How’s Business? We’re #3!

Chain stores are fleeing Main Street. “Retail Space Available” signs fill the Post Road. “06880” commenters warn that high taxes, crumbling infrastructure and many other factors put our town in peril.

But a business environment is more than merchants. And a new study from the Yankee Institute ranks Westport as Connecticut’s 3rd most business-friendly town.

The public policy institute collected and measured data from the state’s 50 largest municipalities. Criteria included economic vitality (median income and job growth), tax burden, transportation, and “community allure” (education, crime rates, cost of living).

The Yankee Institute report says Westport is

heavily reliant on financial service companies, with over 7,000 financial-sector employees. Major companies include Bridgewater Associates and Canaan Partners from the financial services area. But Westport is also home to Terex, a Fortune 500 industrial equipment manufacturing company.

Westport is home base for Bridgewater, the world’s largest hedge fund.

The Yankee Institute adds: “Westport’s score was lowered by its high tax burden. But high community allure, economic vitality and transportation infrastructure kept it high on our list.”

I’m not sure what “transportation infrastructure” means — something about ports of entry, interstate highways and rail lines — but we’ll take it.

Westport followed Fairfield and Greenwich. Ridgefield was 4th, Simsbury 5th — meaning the state’s 4 most business-friendly towns are in Fairfield County.

The least business-friendly places were cities like Waterbury, New Haven and Hartford. All face severe fiscal challenges. Stamford was the only major city to score in the top 25.

To celebrate our town’s ranking, “06880” invites you to treat yourself to something nice — a gift perhaps, or a meal.

Anywhere in town that’s open.

(Click here for the full report. Hat tip: Avi Kaner)

12 responses to “How’s Business? We’re #3!

  1. What the hell is so wonderful about being the state’s third most “business friendly town.” If we were # 1, we could look like Stamford…maybe Bridgeport….now there’s a goal to shoot for.

  2. Eric William Buchroeder SHS ‘70

    “High tax burden”? Compared to Cincinnati, Westport is tax-free. High taxes are the least of its problems.

  3. Missed the point. A retailer needs a product that people buy and the economics to keep the door open.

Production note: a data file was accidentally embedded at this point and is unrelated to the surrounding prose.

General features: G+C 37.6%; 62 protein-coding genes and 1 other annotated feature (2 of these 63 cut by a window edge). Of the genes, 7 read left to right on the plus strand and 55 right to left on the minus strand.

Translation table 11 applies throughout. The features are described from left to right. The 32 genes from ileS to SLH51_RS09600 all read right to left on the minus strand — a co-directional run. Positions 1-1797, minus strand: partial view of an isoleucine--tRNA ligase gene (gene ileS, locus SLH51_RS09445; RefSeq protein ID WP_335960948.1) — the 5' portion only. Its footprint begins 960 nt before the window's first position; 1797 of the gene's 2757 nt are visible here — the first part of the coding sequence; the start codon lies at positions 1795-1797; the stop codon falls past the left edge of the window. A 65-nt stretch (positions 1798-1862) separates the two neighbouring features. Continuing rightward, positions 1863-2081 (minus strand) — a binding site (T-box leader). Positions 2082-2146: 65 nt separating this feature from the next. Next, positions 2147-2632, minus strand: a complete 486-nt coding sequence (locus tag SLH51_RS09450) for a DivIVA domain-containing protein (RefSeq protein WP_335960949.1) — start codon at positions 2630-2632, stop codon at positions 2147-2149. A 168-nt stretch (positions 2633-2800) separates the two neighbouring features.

4. Perhaps a promotional web site like this one for New Haven https://theshopsatyale.com/
    It’s a one stop, colorful resource for events, restaurants, shopping, etc.

  5. After the sprawling orgy of spending that has been authorized in Westport recently, we must be #1 in some state-wide category.

    • Morley,
      Are you referring to the Parks and Recreation boondoggle of an over one million Dollar project for a sidewalk and bathroom at south beach. It is so bad that they had to hire a former town employee to sell it to the Boards, Commissions and the RTM. .It may be time for a elected Recreation Commission

      • Mike
        There were 8 of us on RTM who had the courage to vote NO .I suspect Catherine Calise is a relative who eloquently explained it all.I wonder if a surveillance system is included or will that be a cost overrun? Thanks for your insights

      • Yes, Michael, the recent Pentagon-type spending on three toilets – at over a quarter of a million dollars a piece – certainly caught my attention. But then there’s snickering gaggle of extravagant “studies”; the frivolous burying of utilities (which we’re informed with a straight face will increase “vitality” in the downtown area) and so on.

        Since you raise the matter of the recently retired town employee whom we have, for some reason, retained as a paid “consultant”, and who has also, somehow, insinuated himself into a general contractor(ish) position for the above referenced bathroom project, I do have one question: possible conflict of interest concerns notwithstanding, did anyone ever succeed in working out what we’re paying this person to g.c the new bathrooms?

  6. Carmine Picarello

    Seems like the Yankee Institute’s rating is mostly reflecting Westport’s “bones”, the geographic locale & features that have always made Westport popular. With Main St. empty and the popularity of Amazon, we’ve become more of a NYC bedroom community than ever before.

  7. Interesting that the “good for businesses” study appears not to be about store-front, retail, mom-and-pop meaningfulness.

  8. Westport has lost its attraction as a restaurant and shopping destination. A hedge fund is not a substitute for stores, nightlife, and a vital community. As for comparisons with large cities, Westport, wth its high living costs, effectively excludes people who need help, making for low taxes and attraction for high-end industries.

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